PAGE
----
Concert Review: Jon Brion at Largo

On a Friday evening at the Coronet Theater's Largo, audience members sit obediently in their seats, fixated on the slightly elevated stage in front. Once the doors to the small theater close, it becomes unusually quiet, save for excited whispers being passed around the room.

Onstage, multi-instrumentalist/composer Jon Brion paces frantically between a drum set, piano and choice of ten guitars, all while humming to himself or pausing to exchange awkward banter with his audience. Like a grown child trapped inside some sort of high-tech toy store, Brion lets his mind—and hands—run wild for the next two hours, producing a spectacular show filled with improvisational gems and jaw-dropping renditions of old classics. Audience members suggest the songs he plays, making for a unique show every time.

Brion has become exceedingly popular due to his contributions to the world of film. He composed the scores for Paul Thomas Anderson's "Magnolia," Michel Gondry's "Eternal Sunshine of the Spotless Mind" and David O. Russell's "I Heart Huckabees." He is also a celebrated producer who has worked with Aimee Mann, Fiona Apple, Elvis Costello and Rufus Wainwright. His first solo album, Meaningless, was released in 2001. A local favorite in Los Angeles, Brion has constituted himself as an important part of Largo's history, having been its residential Friday night headliner for more than a decade.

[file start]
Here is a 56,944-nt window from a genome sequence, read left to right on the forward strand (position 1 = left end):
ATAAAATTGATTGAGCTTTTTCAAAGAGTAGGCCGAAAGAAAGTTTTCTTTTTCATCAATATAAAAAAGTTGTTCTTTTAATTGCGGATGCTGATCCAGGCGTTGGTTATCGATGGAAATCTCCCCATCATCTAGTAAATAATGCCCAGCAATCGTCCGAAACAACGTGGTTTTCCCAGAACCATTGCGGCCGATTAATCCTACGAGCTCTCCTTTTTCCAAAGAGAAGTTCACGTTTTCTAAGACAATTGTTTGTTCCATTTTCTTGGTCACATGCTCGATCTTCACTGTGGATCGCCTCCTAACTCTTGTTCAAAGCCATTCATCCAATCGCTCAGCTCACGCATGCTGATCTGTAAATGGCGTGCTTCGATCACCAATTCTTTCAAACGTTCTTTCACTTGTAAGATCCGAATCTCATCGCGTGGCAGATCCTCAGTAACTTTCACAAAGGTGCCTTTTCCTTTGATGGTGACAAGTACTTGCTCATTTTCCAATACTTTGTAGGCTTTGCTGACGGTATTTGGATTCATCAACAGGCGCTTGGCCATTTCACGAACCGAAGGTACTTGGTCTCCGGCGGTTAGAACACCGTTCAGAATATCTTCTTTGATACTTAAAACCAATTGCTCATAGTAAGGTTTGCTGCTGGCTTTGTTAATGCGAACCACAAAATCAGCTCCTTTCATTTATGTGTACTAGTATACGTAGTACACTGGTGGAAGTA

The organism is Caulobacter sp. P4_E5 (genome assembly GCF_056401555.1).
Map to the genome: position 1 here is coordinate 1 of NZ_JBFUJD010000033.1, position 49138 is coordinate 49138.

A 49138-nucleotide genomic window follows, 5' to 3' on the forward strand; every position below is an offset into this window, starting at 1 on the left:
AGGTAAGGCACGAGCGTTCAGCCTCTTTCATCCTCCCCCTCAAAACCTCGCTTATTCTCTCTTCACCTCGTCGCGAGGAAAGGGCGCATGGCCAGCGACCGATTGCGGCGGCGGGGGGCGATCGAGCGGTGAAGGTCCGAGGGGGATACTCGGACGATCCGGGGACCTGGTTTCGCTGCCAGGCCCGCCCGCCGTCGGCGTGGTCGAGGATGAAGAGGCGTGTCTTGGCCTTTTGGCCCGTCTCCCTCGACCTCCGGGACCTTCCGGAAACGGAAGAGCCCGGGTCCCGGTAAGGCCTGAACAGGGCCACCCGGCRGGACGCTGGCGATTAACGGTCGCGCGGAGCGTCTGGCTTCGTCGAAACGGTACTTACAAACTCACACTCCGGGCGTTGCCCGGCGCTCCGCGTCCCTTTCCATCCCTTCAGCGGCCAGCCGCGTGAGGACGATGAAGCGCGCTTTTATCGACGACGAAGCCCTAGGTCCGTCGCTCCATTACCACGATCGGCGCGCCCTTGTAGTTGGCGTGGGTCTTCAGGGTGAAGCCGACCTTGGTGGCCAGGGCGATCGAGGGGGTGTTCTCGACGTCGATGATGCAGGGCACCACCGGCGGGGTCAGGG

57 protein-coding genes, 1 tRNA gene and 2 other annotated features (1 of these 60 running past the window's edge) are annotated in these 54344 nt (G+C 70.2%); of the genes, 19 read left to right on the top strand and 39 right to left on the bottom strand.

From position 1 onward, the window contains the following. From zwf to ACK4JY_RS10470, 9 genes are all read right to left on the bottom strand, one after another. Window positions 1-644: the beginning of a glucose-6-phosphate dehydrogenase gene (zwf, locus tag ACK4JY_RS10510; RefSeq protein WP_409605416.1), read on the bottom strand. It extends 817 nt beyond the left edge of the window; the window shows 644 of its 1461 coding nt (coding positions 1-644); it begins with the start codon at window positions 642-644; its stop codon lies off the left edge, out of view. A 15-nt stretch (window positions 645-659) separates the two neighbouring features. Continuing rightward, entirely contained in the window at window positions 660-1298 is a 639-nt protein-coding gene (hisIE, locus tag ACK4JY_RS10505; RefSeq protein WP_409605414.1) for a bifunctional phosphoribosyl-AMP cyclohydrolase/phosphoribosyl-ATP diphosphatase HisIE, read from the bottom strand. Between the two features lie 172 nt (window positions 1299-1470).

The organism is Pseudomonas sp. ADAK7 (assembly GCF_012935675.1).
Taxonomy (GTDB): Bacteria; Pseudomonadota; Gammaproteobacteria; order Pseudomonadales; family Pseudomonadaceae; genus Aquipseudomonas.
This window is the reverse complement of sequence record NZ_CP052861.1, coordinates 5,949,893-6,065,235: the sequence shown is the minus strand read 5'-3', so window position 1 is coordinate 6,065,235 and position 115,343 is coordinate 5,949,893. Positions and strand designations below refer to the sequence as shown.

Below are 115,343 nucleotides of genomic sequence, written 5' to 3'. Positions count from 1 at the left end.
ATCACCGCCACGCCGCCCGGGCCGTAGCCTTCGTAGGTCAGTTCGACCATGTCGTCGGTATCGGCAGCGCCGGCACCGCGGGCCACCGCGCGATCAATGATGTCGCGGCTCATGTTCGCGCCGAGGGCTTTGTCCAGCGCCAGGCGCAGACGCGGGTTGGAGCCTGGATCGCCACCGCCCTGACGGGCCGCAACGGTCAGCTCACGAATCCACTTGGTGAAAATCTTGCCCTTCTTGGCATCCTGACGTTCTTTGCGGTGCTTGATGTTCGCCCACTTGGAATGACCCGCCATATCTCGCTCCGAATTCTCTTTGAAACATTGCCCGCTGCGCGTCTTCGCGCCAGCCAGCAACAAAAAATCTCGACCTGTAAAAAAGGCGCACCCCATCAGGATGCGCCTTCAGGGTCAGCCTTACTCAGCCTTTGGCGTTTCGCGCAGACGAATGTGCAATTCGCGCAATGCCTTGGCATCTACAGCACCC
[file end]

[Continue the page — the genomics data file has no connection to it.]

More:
When Largo moved from its location on Fairfax Avenue to the Coronet Theater on La Cienega Boulevard last year, Brion followed dutifully—and so did the crowds. In new surroundings, he continues to flourish with a set list that relies heavily on audience participation, but also features his own previously recorded works.

During the first half of the set, Brion performs by himself, looping instruments as he goes along to create a one-man band. After quickly running through his more renowned material, such as a selection from "Eternal Sunshine of the Spotless Mind," he turns to the audience for requests, at which point it becomes a free-for-all. It's clear that the spectators have either seen the show before, or have heard of Brion's ability to perform practically any song in popular music from memory alone. Either way, everyone has brought a song to suggest, and the room is suddenly filled with suggestions—titles of Bob Dylan and Radiohead hits are the most popular ones. Once again, Brion uses the art of looping to perform a mesmerizing cover of The Beatles' "Tomorrow Never Knows" and a funky version of David Bowie's "Suffragette City". In the second half of the set, Brion is surrounded by a five-piece band, giving him more freedom as he chooses to play lead guitar on a cover of The Beatles' "I Want You (She's So Heavy)".

After the show, Brion meets with fans in the outside lobby of the venue and asks them if they enjoyed the show. From start to finish, the concert is a fantastic experience with unexpected twists and turns that will keep you coming back week after week to enjoy more of what Brion has to offer.